Okay, so now that what was once considered a core curriculum has basically been splattered, it brings ever more into question the business of making references in works of art. If nobody reads the classics, then what is the point in referencing them? And for that matter, what is the point of any references anymore? T.S. Eliot speaks eloquently on the matter:

In a lecture of Johnson’s Lives of the Poets, published in one of my collections of essays and addresses, I made the point that in appraising the judgments of any critic of a past age, one needed to see him in the context of that age, to try to place oneself at his point of view. This is a difficult effort for the imagination; one, indeed, in which we cannot hope for more that partial success. We cannot discount the influence upon our formation of the creative writing and the critical writing of the intervening generations, or the inevitable modifications of taste, or our greater knowledge and understanding of the literature preceding that of the age which we are trying to understand.  Yet merely to make that effort of imagination, and to have these difficulties in mind, is worth our while. In reviewing my own early criticism, I am struck by the degree to which it was conditioned by the state of literature at the time at which it was written, as well as by the stage of maturity at which I had arrived, by the influences to which I had been exposed, and by the occasion of each essay. I cannot myself bring to mind all these circumstances, reconstruct all the conditions under which I wrote: how much less can any future critic of my work have knowledge of them, or, if he has knowledge have understanding, or if he has both knowledge and understanding, find my essays of the same interest that they had for those who read them sympathetically when they first appeared? No literary criticism can for a future generation excite more than curiosity, unless in continues to be of use in itself to future generations, to have intrinsic value out of its historical context. But if any part of it does have this timeless value, then we shall appreciate that value all the more precisely if we also attempts to put ourselves at the point of view of the writer and his first readers. To study the criticism of Johnson or of Coleridge in this way is undoubtedly rewarding.”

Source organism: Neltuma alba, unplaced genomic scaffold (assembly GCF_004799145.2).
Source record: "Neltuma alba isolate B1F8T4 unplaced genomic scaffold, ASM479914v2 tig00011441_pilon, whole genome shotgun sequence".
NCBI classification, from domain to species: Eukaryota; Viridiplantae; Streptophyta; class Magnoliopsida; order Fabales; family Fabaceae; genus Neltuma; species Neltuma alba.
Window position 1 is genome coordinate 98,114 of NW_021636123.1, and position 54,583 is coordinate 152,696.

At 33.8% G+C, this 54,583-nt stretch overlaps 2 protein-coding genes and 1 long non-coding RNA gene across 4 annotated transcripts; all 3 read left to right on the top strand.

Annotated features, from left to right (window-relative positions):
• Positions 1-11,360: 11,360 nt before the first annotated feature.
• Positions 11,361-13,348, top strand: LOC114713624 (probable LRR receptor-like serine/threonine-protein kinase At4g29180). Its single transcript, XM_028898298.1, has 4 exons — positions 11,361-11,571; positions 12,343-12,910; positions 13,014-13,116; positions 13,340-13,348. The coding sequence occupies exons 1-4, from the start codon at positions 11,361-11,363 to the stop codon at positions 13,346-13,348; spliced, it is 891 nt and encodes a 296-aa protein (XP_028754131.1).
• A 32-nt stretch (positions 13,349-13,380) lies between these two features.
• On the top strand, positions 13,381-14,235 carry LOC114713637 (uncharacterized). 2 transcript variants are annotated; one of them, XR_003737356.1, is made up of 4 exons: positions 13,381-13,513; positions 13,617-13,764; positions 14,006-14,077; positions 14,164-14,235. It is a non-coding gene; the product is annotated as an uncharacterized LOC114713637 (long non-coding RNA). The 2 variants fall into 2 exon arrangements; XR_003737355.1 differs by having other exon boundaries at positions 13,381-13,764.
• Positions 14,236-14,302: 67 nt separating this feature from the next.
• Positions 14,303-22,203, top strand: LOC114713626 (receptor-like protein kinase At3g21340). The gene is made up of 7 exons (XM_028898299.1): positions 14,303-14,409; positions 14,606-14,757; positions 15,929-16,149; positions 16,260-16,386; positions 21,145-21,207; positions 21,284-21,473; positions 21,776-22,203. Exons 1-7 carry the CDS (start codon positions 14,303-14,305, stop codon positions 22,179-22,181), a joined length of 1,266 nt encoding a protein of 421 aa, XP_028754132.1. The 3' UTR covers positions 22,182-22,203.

So the problem is articulated. Now as for the reader, he can have many responses to an apparent reference. 1) he knows a references is being made and knows he should have paid more attention in high school 2) he senses the same 3) he totally misses it, and finally, 4) he knows the reference! (this event does in fact, still occur on rare occasions).

Now I suspect the most fortunate reaction is somewhere between not knowing and knowing, in other words, barely knowing. As a reader, you want to conjure up the gist of the reference, but you don’t want to start drifting into an actual recollection of it, to be lured as Odysseus further and further away from the primary thread because of a pathological thirst for knowledge. And I submit anyone reading such heavily laden works as Wasteland most definitely does have such pathology.  As Brando says in The Godfather, “A man can’t be a real man if he doesn’t spend time with his family.”  Your family is waiting. They are at the end of the poem. So please, take a gander, but stay on the path. 

When, for example, Eliot says “Oh Phlebas, something something.” It’s like, I don’t remember who Phlebas was. But I do still get that sense of tragedy, of greatness, of myth, of searching and loss from the Greek works, for the Greek works, wherever they may be, in large stone books. Let me hold onto that feeling and move right along into the next line. Maintaining speed is vital to get the inherent rhythm of a poem. If I actually remembered the story, I might start thinking about some detail or unresolved issue. Or a beat down, one of many, I may or may not have received from Mr. Thames for talking up in class. Or passing notes. I passed a lot of notes. And if only for a moment, such digressions were not the point. That was not the point at all.

When Eliot recommends the “study” of Coleridge, he is talking about something you do later on, in your spare time, for “the fun of it.” This is different from your primary response to a work of art. The primary response must be spontaneous, and personal, and at its core emotional. The other stuff comes later. So there is no right and wrong in how many references an artist should consider. All that matters is the emotional contribution it makes for the final effect on an audience. Aqua Teen Hunger Force will probably appeal to generations to come in spite of its surfeit of cultural commentary. Family Guy—well actually it probably will too. Especially if they keep airing it.



April 2007